Background Delirium is a significant problem in the palliative care setting, with incidence of delirium ranging from 5%–45% of inpatients (Hosie et al., 2013). In Scotland there has been development of a new management pathway for delirium by Healthcare Improvement Scotland and the Scottish Delirium Association (2016). This recommends the use of the 4AT to help diagnose delirium.
Aims This is an audit to review the practice of screening for delirium in the hospice setting. The aim of the audit is to ensure delirium assessment in the hospice is in line with current guideline. The standard is that 100% of patients over the age of 65 should have a documented cognitive screen on admission.
Methods Notes from patients admitted from 19 June to 19 November 2015 were retrospectively reviewed to assess for formal documentation of delirium screening and also the incidence of delirium in this population. Patients over the age of 65 were included and patients that were admitted for care in the last days of life were excluded from the data. Stage two involved the introduction of the 4AT in the above inpatient population. The use of the 4AT was then re-audited in patients who were admitted to the hospice in the following six months.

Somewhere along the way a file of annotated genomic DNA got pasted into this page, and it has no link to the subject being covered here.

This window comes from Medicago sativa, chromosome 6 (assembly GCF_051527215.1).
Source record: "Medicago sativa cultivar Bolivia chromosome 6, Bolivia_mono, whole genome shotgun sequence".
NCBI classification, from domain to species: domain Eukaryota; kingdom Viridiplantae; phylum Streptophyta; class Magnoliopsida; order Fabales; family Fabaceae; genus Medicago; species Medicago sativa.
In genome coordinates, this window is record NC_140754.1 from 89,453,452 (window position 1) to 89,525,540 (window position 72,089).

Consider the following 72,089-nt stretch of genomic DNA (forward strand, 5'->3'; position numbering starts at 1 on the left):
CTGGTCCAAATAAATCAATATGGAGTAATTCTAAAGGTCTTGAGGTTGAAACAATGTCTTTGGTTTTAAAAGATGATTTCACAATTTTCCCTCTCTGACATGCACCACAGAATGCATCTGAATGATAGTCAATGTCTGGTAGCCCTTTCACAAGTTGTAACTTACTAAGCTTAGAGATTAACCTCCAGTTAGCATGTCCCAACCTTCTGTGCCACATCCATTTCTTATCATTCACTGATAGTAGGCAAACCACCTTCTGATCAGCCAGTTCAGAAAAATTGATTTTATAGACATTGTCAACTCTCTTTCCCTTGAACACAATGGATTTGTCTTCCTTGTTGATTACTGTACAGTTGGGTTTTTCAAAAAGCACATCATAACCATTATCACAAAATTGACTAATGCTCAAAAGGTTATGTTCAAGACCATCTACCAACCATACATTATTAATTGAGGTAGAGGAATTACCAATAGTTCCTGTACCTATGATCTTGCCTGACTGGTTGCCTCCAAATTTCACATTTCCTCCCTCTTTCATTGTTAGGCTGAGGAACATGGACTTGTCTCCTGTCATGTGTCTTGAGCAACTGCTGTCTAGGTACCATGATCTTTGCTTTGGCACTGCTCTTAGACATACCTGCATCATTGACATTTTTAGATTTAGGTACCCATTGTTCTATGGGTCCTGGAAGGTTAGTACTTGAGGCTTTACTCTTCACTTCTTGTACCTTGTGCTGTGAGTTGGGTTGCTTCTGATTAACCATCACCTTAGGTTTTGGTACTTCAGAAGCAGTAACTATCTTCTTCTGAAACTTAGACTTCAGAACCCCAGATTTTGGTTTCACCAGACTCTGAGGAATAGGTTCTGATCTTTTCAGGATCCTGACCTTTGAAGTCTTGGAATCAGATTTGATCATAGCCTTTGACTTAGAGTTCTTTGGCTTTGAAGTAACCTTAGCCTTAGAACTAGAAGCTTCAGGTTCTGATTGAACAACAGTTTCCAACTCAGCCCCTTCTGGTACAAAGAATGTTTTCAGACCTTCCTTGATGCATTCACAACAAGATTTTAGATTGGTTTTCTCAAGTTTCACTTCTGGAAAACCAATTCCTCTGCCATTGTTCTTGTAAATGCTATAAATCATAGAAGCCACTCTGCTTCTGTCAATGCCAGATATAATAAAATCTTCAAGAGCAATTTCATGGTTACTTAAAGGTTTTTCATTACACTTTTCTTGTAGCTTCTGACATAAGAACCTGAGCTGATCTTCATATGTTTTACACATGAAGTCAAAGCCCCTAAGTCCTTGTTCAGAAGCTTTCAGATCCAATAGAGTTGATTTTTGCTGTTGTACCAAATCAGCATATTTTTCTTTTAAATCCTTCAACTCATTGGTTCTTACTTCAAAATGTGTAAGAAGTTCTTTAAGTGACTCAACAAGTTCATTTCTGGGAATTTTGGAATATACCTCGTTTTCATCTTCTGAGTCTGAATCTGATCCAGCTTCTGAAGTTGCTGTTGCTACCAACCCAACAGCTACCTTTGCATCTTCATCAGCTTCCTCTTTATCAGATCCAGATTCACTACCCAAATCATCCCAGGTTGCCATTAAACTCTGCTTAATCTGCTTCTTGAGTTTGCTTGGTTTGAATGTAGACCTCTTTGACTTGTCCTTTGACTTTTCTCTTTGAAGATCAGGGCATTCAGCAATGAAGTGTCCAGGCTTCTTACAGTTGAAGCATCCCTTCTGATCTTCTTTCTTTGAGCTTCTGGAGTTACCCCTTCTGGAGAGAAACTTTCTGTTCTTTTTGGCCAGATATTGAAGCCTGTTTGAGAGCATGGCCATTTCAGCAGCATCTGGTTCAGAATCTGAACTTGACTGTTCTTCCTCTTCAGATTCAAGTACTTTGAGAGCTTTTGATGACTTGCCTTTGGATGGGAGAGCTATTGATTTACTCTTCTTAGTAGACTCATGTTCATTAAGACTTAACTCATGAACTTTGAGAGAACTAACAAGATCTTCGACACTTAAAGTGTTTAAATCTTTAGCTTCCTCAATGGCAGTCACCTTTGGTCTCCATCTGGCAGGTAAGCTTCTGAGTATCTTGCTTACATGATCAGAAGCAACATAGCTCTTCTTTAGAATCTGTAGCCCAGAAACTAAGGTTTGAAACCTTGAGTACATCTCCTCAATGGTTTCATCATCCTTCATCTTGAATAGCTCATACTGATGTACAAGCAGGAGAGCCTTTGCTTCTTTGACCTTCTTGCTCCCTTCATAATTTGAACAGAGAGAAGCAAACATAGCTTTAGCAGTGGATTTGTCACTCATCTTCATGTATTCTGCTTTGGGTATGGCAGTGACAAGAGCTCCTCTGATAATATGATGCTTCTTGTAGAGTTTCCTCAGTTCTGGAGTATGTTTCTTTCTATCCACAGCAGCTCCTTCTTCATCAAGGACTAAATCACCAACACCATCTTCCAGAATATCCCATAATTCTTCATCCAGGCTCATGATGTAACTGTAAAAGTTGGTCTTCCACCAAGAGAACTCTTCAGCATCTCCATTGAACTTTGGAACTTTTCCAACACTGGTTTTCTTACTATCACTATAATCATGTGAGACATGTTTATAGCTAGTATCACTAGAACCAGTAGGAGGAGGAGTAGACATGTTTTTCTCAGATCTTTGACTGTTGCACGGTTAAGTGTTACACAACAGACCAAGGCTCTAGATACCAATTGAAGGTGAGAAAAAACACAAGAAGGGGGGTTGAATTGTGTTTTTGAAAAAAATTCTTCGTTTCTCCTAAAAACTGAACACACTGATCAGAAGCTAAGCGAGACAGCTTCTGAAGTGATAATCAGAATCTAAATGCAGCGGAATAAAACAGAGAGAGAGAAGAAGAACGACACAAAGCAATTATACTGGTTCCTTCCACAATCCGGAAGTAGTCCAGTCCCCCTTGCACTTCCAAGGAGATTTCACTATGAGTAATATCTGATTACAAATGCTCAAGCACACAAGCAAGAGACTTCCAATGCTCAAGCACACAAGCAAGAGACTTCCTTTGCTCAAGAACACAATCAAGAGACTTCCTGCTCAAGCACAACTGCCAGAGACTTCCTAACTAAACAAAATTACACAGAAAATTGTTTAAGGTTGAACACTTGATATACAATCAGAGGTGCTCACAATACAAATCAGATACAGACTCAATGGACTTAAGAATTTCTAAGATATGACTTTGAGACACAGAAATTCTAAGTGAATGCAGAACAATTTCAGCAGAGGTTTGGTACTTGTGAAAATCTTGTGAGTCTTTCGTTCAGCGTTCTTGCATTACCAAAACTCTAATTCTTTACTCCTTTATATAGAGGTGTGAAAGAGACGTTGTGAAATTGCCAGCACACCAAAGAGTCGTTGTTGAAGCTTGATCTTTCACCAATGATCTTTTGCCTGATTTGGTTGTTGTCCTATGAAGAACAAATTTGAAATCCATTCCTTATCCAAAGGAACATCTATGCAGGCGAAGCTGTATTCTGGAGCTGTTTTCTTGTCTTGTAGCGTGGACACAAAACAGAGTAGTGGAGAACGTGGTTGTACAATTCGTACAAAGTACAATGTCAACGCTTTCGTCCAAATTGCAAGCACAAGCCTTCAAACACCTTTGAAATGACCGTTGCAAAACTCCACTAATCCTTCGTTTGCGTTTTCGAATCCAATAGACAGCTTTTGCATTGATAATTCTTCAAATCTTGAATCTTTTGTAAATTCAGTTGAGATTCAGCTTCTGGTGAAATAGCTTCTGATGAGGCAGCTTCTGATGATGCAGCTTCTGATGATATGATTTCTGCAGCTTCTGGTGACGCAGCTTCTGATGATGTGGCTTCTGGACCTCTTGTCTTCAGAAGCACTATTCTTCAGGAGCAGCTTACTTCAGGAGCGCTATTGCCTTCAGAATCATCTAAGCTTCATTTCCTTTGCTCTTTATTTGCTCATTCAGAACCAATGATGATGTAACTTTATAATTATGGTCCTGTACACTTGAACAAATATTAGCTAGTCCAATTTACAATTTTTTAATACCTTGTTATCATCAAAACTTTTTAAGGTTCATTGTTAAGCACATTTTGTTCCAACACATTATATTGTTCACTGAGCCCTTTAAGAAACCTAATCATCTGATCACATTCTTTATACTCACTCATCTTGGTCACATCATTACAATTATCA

Results Prior to the intervention only three out of 38 patients had formal assessment of delirium on admission. Post intervention 26/29 patients had formal assessment with the use of the 4AT. 58% patients who were admitted over this year period and fitted the inclusion criteria developed a delirium during their stay.
Conclusion This audit has shown that education and introduction of simple routine assessment can increase the recognition of delirium in a palliative care setting, potentially improving levels of care for patients.